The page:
In the history of human myths, deities have been all knowing and all powerful, yet humans still have free will and can make unpredictable choices that leave deities baffled and angered. In some myths, humans can influence the weather and climate, change the course of rivers and streams, but gods and spirits are the ones responsible for the productivity of such natural resources. And corporations can exist, dependent upon and comprised of individuals and material objects, yet those individuals are exempt from liability when things go wrong and the individuals don’t actually seem to own any of the material goods of the company. These contradictions exist and can make our brains hurt if we focus on them too much, but we accept them and move on despite the apparent fictions and contradictions. How this happens is beyond the scope of a single blog post, and really a bigger question that what Harari fully answers and explains in Sapiens.
Is Human Evolution an Inevitable Race Toward Bigger Brains?

Is Human Evolution an Inevitable Race Toward Bigger Brains?

“Some scholars believe,” writes Yuval Noah Harari in his book Sapiens, “there is a direct link between the advent of cooking, the shortening of the human intestinal tract, and the growth of the human brain.” Harari argues that technologies around cooking allowed human intestinal tracts to evolve toward simplicity. Cooking food broke down compounds in foods that were harder to digest and neutralized pathogens that could have made us sick. As we learned to use fire, boil water, and create stone or dirt ovens, we made food more healthy, safer, and easier on our digestive systems which meant that we didn’t need to have such a robust digestive tract.
Harari continues, “Since long intestines and large brains are both massive energy consumers, it’s hard to have both.” When our intestines didn’t need to be so beefy, it was advantageous for humans to evolve with shorter, more streamlined guts. The energy saved in the gut could go toward other organs. Specifically, in the view Harari explains, the extra energy could be used to maintain a larger brain.
This makes me wonder, is all of human evolution a race toward a bigger brain? It is true that taller men are more likely to be elected president in the United States and that the typical image of a sexy man is a taller and more muscular individual (like Thor or Captain America), but for how long in human evolutionary history have tall bodies and large biceps been the most advantageous features for survival? Perhaps our desire for big brawny genes is leftover from our super quick ascendancy to the top of the food chain. Perhaps, as Harari’s quote eludes to, bigger brains have been the most advantageous feature for human survival for most of our history. Perhaps that truly is still the case.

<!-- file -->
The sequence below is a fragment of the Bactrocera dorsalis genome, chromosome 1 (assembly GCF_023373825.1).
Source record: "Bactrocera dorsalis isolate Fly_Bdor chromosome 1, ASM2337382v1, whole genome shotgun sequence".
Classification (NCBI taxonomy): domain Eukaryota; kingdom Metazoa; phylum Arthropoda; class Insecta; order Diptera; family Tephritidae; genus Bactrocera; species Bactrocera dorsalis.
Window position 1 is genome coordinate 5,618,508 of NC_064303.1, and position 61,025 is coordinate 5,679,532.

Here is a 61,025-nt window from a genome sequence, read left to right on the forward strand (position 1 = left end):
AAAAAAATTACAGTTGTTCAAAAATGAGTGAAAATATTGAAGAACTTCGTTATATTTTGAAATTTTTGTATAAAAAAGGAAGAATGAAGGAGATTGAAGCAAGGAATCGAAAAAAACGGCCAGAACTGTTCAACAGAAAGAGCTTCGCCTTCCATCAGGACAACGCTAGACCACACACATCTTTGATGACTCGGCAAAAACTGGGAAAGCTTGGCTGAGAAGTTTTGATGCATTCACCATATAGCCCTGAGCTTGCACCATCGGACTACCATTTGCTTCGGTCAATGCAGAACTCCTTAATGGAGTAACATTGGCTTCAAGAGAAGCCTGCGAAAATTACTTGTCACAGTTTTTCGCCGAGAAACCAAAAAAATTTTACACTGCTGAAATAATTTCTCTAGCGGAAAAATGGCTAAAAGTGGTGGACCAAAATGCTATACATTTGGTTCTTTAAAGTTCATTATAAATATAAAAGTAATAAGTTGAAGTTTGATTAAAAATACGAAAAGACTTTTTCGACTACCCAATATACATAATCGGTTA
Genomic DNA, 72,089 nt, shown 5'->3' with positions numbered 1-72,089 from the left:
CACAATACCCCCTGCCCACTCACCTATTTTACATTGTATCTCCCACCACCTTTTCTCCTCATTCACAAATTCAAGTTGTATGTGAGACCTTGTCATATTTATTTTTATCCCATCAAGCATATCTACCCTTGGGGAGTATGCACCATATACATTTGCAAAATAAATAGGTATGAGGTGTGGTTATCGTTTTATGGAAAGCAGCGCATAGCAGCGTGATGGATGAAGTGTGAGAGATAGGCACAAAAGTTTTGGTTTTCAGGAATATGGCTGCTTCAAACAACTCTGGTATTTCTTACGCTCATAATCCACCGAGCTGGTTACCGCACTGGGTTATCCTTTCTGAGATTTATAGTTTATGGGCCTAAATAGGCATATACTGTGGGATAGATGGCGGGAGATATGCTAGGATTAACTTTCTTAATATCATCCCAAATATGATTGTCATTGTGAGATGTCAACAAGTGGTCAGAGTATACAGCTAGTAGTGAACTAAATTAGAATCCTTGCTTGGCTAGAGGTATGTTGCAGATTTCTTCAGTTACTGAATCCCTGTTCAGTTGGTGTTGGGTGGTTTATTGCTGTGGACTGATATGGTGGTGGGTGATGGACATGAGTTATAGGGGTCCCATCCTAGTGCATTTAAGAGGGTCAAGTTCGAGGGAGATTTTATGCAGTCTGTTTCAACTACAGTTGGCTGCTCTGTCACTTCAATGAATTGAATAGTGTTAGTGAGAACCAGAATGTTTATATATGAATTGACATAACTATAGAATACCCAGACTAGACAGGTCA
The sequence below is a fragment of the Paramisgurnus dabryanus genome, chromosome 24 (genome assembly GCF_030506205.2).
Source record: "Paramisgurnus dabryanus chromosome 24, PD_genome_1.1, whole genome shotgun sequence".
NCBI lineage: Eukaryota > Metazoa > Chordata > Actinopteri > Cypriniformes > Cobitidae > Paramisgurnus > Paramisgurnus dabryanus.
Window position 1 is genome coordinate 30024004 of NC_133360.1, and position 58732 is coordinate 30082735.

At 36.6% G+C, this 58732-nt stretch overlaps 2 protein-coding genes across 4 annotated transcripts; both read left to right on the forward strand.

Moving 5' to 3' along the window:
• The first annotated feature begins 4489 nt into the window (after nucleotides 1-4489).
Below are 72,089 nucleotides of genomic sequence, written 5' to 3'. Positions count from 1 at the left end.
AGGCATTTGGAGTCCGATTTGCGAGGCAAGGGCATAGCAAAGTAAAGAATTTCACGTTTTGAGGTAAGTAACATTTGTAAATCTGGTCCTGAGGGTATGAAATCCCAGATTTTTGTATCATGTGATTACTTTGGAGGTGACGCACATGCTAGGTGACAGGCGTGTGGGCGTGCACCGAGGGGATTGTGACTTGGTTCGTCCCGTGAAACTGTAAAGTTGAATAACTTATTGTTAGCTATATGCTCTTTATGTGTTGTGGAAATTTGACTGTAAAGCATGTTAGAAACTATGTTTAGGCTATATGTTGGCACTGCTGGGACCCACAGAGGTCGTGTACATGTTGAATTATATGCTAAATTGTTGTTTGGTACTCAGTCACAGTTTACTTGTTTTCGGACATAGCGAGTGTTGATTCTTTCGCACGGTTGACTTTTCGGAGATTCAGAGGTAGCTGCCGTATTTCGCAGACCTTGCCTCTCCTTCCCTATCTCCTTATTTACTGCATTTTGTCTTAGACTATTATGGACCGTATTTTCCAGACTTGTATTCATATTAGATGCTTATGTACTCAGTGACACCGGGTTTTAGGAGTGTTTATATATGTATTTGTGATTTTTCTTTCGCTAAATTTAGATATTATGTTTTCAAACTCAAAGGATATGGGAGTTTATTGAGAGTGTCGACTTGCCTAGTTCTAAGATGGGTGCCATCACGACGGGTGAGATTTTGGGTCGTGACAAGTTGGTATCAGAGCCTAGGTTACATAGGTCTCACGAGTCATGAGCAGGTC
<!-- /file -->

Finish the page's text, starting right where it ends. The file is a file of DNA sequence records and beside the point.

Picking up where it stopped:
An argument that Harari makes throughout the book is that humans have come to dominate the planet through our improved cognitive, reasoning, and social skills, which are all dependent on our brains. In this sense, evolutionary pressure has been toward larger brains, so all of human evolution is in some ways a race toward bigger brains. Shortening our gut allowed for bigger brains, giving up musculature allowed for more brain energy, standing on two feet allowed us to better survey the land – to provide our big brains with more data. We are not evolving to be better fighters, faster runners, or to physically occupy new niches. We are (and have been) evolving to better support better brains.
Why Giant Brains Are So Rare

Giant Brains Are Rare

In Sapiens, Yuval Noah Harari explains that Homo sapiens means wise man. It is a term we have given ourselves as a species because we have large brains and use those large brains to set ourselves apart from the rest of the animals and creatures on the planet. There are some other species with big brains, but in general large brains are rare, and no other species has been shown to use their brain to the same competitive advantage as humans.
But if large brains have made us so competitive across the globe, why are they so rare? Harari writes, “The fact is that a jumbo brain is a jumbo drain on the body. … in Homo sapiens, the brain accounts for about 2-3 percent of total body weight, but it consumes 25 per cent of the body’s energy when the body is at rest. By comparison, the brains of other apes require only 8 per cent of rest-time energy.”
Our brains are incredibly active and use a lot of sugars for fuel, even when we are not doing anything. This is great news for those of us who are trying to go on a diet to lose some weight today, but it was not great news for our ancestor hunter-gatherer humans and proto-Homo sapiens species of the past. According to Harari, large brains essentially have a high up-front cost. There is a large energy up front energy cost that goes into maintaining the brain before a species can really use the brain to a competitive advantage, and that has been a barrier to other species developing large brains and using them in a way that could give them a competitive advantage.